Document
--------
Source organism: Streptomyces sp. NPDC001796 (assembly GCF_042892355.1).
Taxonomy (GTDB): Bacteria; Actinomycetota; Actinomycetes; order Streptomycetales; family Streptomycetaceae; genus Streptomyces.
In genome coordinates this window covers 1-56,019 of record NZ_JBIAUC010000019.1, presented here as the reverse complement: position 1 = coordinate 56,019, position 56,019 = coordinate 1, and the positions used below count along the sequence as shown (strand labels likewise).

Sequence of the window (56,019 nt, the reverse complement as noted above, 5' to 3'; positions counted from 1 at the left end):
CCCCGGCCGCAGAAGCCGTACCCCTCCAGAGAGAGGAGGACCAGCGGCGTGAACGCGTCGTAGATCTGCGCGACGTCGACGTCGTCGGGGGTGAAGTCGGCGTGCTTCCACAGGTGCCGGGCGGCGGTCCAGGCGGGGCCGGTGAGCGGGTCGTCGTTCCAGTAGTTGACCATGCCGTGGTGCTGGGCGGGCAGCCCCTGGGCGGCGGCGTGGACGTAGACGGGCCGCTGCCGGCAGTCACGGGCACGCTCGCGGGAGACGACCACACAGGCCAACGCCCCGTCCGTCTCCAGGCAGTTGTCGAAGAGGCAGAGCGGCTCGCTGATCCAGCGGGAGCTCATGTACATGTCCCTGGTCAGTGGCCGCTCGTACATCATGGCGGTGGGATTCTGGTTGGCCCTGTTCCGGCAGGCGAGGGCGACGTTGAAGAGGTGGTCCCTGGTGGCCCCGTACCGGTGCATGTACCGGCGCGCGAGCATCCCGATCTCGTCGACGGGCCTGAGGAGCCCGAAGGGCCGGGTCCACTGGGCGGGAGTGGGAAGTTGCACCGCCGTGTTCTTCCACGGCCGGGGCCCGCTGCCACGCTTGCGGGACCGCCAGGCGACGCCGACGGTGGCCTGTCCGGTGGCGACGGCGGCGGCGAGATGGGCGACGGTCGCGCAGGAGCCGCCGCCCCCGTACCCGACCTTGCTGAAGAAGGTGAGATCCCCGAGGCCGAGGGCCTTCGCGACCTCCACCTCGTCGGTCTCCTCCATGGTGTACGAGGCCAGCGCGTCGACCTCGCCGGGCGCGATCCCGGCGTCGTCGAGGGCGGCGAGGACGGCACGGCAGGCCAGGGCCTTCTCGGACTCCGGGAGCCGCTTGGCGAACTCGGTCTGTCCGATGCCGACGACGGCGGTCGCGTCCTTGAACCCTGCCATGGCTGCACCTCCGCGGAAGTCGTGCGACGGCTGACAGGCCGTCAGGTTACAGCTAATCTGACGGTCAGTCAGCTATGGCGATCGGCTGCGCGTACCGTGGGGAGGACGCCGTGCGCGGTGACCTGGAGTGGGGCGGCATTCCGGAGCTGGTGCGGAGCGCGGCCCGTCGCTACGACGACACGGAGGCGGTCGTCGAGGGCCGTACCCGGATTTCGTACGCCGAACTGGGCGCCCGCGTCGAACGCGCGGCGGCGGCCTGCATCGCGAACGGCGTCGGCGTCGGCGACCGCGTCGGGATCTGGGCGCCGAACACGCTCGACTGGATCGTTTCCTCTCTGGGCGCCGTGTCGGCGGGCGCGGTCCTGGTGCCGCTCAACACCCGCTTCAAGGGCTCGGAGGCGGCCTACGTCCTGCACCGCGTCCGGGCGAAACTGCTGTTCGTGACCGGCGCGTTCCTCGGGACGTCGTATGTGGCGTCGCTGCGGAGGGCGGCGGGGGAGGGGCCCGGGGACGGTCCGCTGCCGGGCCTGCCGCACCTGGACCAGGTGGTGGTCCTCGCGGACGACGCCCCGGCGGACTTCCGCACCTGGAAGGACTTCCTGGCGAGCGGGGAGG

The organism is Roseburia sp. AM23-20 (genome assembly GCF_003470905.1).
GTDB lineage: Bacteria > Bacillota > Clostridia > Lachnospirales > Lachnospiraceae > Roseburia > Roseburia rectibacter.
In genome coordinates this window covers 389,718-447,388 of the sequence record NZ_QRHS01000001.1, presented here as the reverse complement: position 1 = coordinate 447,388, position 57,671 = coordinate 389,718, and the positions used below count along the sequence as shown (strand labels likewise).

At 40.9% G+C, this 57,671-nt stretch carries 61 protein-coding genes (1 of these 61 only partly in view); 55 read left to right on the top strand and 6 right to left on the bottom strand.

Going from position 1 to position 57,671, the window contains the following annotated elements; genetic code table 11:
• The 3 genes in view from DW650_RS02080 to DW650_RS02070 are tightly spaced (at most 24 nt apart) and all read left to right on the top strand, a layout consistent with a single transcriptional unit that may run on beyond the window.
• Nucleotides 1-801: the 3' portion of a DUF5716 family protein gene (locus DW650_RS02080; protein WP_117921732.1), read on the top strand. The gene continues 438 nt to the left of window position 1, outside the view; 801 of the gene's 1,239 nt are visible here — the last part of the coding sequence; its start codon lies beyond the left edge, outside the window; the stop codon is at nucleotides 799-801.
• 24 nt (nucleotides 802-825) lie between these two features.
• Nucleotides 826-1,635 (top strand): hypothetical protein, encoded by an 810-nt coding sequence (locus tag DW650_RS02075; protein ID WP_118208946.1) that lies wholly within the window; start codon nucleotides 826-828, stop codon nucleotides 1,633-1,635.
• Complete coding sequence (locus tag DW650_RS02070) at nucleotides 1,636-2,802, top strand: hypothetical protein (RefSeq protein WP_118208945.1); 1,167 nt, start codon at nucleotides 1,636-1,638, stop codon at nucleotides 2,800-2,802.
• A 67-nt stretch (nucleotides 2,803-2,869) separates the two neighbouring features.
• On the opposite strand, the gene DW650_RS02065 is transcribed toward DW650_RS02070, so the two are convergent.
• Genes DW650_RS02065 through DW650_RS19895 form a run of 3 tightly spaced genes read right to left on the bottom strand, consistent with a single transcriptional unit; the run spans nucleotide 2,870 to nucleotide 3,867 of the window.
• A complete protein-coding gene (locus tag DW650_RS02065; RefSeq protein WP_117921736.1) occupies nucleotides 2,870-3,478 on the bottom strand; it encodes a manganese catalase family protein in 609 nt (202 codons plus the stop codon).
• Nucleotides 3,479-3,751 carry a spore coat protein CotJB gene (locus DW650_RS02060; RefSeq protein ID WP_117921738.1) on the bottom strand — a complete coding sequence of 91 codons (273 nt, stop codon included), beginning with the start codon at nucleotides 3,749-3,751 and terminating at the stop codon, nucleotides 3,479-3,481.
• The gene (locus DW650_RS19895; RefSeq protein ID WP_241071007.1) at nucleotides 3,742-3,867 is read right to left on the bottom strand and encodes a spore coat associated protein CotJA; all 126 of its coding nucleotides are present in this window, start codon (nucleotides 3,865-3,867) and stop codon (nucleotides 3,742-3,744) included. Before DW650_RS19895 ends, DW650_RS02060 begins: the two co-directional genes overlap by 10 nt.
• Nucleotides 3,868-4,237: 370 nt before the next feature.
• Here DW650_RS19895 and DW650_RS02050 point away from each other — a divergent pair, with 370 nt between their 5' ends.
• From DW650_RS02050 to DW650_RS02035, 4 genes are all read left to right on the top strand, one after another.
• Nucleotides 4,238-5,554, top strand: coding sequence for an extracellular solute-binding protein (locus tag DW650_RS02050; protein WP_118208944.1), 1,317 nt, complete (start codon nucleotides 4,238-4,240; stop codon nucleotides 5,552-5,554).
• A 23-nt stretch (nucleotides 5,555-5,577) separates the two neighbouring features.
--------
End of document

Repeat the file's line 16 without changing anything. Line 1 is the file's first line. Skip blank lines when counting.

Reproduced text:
• A 67-nt stretch (nucleotides 2,803-2,869) separates the two neighbouring features.